“Hence, by means of distorted and fallacious arguments, these enemies never stop invoking the power and excellence of human reason. They raise it up against the holy faith of Christ and spread everywhere with great foolhardiness that this faith is opposed to human reason. Without doubt, they could have devised nothing more senseless, impious, and opposed to reason itself. For although faith is above reason, there is no real opposition or discord whatsoever between them, since both proceed from the same greatest source of eternal and unchanging truth, God” (2).
Gregory XVI and Pius IX: Liberty of conscience is a delirium

Liberty of conscience and liberty of religion, demands introduced by the French Revolution, were also condemned by Pius IX in his Encyclical Quanta cura:

Freedom of Press leads to printing of errors

The Church opposed the revolutionary freedom for error to be printed and spread
“Departing from this totally false idea of social government [that the State should be indifferent regarding religion], its propagators fearlessly foment the erroneous opinion, most fatal in its effects on the Catholic Church and the salvation of souls, which our predecessor Gregory XVI .... called ‘a delirium’ (Mirari vos), that is, that ‘liberty of conscience and worship is an inalienable right of the individual, which should be legally proclaimed and established in all rightly constituted societies; and that citizens have a right to an absolute liberty which should be restrained by no ecclesiastical or civil law; whereby they may openly and publicly manifest and state any of their ideas whatsoever, either by word of mouth, by press, or in any other way.’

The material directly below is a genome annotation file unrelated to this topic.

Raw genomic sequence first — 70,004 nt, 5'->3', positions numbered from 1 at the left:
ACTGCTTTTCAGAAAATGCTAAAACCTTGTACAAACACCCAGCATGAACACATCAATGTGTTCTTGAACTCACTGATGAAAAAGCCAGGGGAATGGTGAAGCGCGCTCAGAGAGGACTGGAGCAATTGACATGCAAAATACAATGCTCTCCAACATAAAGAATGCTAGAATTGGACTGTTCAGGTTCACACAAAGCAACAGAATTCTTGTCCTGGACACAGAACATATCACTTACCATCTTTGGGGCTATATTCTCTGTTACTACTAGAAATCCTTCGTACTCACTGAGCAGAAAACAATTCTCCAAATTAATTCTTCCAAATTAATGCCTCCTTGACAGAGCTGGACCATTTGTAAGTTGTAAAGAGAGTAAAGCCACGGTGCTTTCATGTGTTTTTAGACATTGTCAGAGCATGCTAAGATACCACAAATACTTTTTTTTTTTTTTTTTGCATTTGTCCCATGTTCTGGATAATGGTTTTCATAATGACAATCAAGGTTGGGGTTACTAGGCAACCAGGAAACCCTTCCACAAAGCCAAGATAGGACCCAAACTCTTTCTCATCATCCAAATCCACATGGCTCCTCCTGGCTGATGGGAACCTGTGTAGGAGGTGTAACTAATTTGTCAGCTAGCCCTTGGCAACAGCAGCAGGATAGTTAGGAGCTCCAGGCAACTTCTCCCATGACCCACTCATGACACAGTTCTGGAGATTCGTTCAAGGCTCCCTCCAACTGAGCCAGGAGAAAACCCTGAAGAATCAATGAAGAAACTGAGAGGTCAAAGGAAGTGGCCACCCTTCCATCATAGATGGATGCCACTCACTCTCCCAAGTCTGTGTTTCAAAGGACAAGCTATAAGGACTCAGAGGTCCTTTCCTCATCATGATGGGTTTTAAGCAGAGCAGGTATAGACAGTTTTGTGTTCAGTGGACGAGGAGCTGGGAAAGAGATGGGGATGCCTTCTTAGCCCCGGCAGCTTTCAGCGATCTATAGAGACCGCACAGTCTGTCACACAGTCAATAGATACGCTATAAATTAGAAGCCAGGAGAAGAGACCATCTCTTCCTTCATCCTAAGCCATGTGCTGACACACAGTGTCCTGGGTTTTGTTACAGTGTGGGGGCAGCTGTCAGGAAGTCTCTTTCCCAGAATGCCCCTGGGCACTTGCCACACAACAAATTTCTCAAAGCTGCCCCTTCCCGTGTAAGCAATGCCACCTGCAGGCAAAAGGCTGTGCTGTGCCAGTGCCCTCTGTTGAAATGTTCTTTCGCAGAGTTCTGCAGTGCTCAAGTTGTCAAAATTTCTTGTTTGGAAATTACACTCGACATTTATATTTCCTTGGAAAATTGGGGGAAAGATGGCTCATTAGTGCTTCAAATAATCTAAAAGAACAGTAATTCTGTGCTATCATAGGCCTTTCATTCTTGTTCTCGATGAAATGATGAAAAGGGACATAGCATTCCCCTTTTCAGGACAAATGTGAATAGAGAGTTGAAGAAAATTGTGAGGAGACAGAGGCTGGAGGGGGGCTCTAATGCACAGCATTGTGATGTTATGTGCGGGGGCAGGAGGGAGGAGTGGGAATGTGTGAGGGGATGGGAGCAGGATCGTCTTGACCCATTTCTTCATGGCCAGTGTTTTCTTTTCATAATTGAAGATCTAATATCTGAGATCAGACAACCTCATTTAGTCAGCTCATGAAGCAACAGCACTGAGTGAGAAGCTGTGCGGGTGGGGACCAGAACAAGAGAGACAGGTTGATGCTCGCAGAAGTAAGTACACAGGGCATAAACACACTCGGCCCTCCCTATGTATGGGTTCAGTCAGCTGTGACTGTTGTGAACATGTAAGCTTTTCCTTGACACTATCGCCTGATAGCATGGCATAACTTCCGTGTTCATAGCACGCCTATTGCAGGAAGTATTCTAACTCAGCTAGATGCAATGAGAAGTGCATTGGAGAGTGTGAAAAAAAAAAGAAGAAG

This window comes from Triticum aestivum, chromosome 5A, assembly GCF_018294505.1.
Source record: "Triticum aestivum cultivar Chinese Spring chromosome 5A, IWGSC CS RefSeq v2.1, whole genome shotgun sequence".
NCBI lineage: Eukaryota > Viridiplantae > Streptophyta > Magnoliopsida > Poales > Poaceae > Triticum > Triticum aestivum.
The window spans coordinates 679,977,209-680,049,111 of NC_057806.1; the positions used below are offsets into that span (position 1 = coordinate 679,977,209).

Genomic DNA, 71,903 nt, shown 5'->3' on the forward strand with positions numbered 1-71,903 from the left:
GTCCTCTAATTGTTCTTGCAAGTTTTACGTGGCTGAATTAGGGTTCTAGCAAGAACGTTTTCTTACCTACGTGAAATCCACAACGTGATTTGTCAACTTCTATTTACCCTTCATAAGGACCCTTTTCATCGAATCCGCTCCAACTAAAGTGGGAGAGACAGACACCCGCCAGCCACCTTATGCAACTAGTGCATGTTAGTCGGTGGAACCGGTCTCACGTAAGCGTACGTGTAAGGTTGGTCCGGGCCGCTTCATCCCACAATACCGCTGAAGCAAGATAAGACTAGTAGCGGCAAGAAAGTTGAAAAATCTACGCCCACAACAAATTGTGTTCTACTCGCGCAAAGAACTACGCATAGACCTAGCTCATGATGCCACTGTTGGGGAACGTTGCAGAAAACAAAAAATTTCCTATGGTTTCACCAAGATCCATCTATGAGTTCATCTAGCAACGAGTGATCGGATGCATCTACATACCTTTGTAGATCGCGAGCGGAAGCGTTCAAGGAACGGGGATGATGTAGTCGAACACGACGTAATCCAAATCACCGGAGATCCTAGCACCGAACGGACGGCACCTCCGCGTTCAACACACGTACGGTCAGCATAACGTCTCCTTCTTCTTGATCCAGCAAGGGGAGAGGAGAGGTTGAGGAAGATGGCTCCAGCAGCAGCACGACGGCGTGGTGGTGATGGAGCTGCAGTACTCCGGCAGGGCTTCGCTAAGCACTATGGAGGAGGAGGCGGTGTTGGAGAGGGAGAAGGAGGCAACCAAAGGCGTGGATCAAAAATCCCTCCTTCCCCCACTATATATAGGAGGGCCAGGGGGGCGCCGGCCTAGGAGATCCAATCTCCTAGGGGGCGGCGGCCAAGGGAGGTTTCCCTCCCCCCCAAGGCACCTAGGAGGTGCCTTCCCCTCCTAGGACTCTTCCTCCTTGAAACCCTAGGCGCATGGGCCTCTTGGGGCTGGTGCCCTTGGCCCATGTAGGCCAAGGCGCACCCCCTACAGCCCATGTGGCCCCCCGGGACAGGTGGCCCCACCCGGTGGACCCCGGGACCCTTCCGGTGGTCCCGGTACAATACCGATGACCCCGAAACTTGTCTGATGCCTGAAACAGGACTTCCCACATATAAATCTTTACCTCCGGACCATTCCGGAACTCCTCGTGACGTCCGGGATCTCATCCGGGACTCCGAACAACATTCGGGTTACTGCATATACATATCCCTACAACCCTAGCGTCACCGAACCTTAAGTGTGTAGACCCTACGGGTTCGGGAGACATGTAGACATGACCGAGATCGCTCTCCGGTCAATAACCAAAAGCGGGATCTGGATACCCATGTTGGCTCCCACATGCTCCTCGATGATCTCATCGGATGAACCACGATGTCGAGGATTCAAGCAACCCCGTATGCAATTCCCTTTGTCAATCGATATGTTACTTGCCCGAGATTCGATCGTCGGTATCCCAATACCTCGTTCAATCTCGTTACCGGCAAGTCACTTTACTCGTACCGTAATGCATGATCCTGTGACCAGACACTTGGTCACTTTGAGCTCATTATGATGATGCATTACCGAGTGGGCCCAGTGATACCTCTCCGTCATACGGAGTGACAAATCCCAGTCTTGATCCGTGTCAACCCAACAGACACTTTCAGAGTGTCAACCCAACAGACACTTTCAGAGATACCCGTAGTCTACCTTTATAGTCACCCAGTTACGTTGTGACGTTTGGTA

“But, while they rashly affirm this, they do not realize and consider that they are preaching ‘liberty of perdition’ (St. Augustine, Epistle 105, al. 166),and that ‘if human arguments are always allowed free room for discussion, there will never be wanting men who will dare to resist truth and to trust in the verbosity of human wisdom. Whereas we know, from the very teaching of Our Lord Jesus Christ, how carefully Christian faith and wisdom should avoid this most injurious drivel’ (St. Leo, Epistle 14, a. 133)” (3).

Pius XII: FR and the modern world share the pride of Satan…